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Fighting for Barnett leads to fulfilling life


Fighting in Germany brings an extra bit of responsibility that you don’t have to carry in Las Vegas, Montreal or London. In a country where UFC fights were banned from free TV for six years and media used to rip the sport apart for just as long, first impressions count. Just ask Stefan Struve about the reception he got after he suffered a huge cut on his forehead during Cologne’s UFC 99 in 2009.

Now that the Octagon is back on TV for the first time since 2010, there will be lots of eyes on UFC Fight Night from all directions. Putting on a clean, diplomatic performance for the critics in the country is not what’s on Josh Barnett’s mind going into his headlining bout inside Hamburg’s Barclaycard Arena on September 3.

“I don’t really care what they want or don’t want,” he says of the people who would prefer the UFC to stay off of German soil. “I don’t care if people want to talk poorly about it or if people find it to be brutal.”
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Barnett is here to fight, and if you don’t like it, just don’t watch him do it, he feels. “The Warmaster” has always been a vocal advocate of his opinions. Bringing up concerns about the sport he loves seems to have triggered those instincts. Having MMA banned from TV for political correctness is not what’s going to get you Barnett’s sympathies.

“(Political Correctness) actually makes us weaker. Worse. Less capable, less great, less honest and less able to not only be better as an individual but to increase and move human society further, which is really the ultimate goal.”

So, it seems like there’s more to Barnett’s bout in Hamburg against Andrei Arlovski than the naked eye can see. For Barnett, a fight – in the UFC or anywhere else – is not merely a physical contest in search of glory and gold, but a “means to an end to have a more fulfilling life.”


And as such, even the 5,500-mile-trip from California to Hamburg is not what it would be for most of his peers – a strenuous distraction – but a welcome addition to his ever-growing collection of life experiences.

“When I started fighting, almost all the fights required some level of traveling. The idea that I could use this as a career to go out there and achieve some sort of fortune and to be able to test my skills and travel the world on someone else’s dime, that was really enticing to me.”

Barnett is out to collect experiences, and traveling to the country that his ancestors lived in certainly falls into that category – the Seattle, Washington native will even be wearing the German flag on his Reebok clothes. Once he strips those off on fight night, his travel will continue in a different way.

“Not just in a material way, but in an intellectual and more deep and meaningful way as an individual. Everything I do in life for me is an opportunity to try and experience the most of what life has to offer; to grow as much as I can and to become the best version of myself with the most experiences that I can gather.”

Still, it’s not just all fun and – philosophical – games for Barnett when it comes to fighting.

“As a competitive athlete, part of it is to go out there and express my will and my strength, to show my intent as far as being the best. And to deliberately go and face challenges, to find these challenges and overcome them, to destroy them and impose my will upon people in this sport.”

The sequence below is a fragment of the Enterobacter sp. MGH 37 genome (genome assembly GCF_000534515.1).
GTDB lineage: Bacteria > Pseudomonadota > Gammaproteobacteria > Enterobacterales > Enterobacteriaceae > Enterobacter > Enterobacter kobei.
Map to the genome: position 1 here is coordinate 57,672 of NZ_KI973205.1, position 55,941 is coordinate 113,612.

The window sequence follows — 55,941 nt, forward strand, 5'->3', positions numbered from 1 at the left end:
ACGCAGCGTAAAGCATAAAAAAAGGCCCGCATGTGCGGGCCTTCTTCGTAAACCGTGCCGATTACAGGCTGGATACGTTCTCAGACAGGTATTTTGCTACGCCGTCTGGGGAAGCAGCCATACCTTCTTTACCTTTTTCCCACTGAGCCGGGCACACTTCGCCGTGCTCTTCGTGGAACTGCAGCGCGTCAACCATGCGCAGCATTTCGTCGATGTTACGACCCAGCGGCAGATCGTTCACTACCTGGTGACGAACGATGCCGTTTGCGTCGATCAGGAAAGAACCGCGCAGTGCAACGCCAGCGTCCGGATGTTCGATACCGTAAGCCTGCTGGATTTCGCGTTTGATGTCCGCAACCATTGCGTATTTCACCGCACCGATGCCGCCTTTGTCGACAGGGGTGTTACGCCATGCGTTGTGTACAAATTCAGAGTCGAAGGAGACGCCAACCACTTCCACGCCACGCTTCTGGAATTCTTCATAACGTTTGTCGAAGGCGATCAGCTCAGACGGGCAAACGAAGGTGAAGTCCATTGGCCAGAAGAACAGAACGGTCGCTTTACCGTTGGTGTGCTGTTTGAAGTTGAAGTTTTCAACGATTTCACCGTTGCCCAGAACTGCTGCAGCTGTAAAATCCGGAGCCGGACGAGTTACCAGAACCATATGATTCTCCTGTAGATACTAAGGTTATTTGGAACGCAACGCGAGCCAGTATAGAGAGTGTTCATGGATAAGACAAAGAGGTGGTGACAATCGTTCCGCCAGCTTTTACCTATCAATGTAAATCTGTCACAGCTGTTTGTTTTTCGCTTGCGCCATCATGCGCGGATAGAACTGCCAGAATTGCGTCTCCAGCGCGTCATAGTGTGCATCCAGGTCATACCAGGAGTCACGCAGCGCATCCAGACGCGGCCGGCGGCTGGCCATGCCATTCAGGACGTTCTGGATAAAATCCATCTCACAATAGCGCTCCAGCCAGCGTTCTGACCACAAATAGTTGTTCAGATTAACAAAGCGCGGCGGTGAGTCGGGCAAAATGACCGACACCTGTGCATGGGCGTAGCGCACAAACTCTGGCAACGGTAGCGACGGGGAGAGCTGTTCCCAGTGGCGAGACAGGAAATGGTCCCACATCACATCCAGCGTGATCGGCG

Barnett is a man of many passions and talents. But as sophisticated as he is when you meet him with his gloves off – once the cage door closes, you can be sure that he will try to ruin you with the same intensity and passion that he takes on anything else in his life with.

“When it comes down to it, I’m not the ‘Warmaster’ because I’m gonna go out there and philosophize with people about why they should lose this fight. I’m the ‘Warmaster’ because I’m going to go out there and I’m going to take it from somebody.”

Next, he’ll try to take “it” from Andrei Arlovski. With 80 professional fights and 35 years of experience between them, it’s almost a miracle that the two of them never faced off inside the cage before, and Barnett wants to make up for lost time by getting the whole thing over with as quickly and decisively as possible.

“He’s ranked higher than me right now. People have their doubts on whether or not I can win, and that is enough to give me that inspiration. I want to go out there and completely run over the top of him. I want to make this fight look bad.”

That’s not to say that he’s not aware of the qualities that have led Arlovski to wins against names such as Frank Mir, Travis Browne and Fabricio Werdum.

“He’s proven himself time and time again. If you look at his accomplishments, they speak for themselves. He was the UFC heavyweight champion; he fought in several high-profile fights in various companies. The guy is clearly capable and competent. But, right now, the only thing that I can really consider him is an enemy.”

An enemy who will be more “friendly” to him than Roy Nelson, who Barnett said he was upset with because he took him all five rounds this past September?

“I really can’t expect any charity from Arlovski,” he laughs.

“He might deliberately make this fight go five rounds just so that we have to take our book and shuffle it around the cage for longer than we’d like to. And in some way that would be my own fault. So if I want this to be a short fight, I have to go out there and take care of business.”

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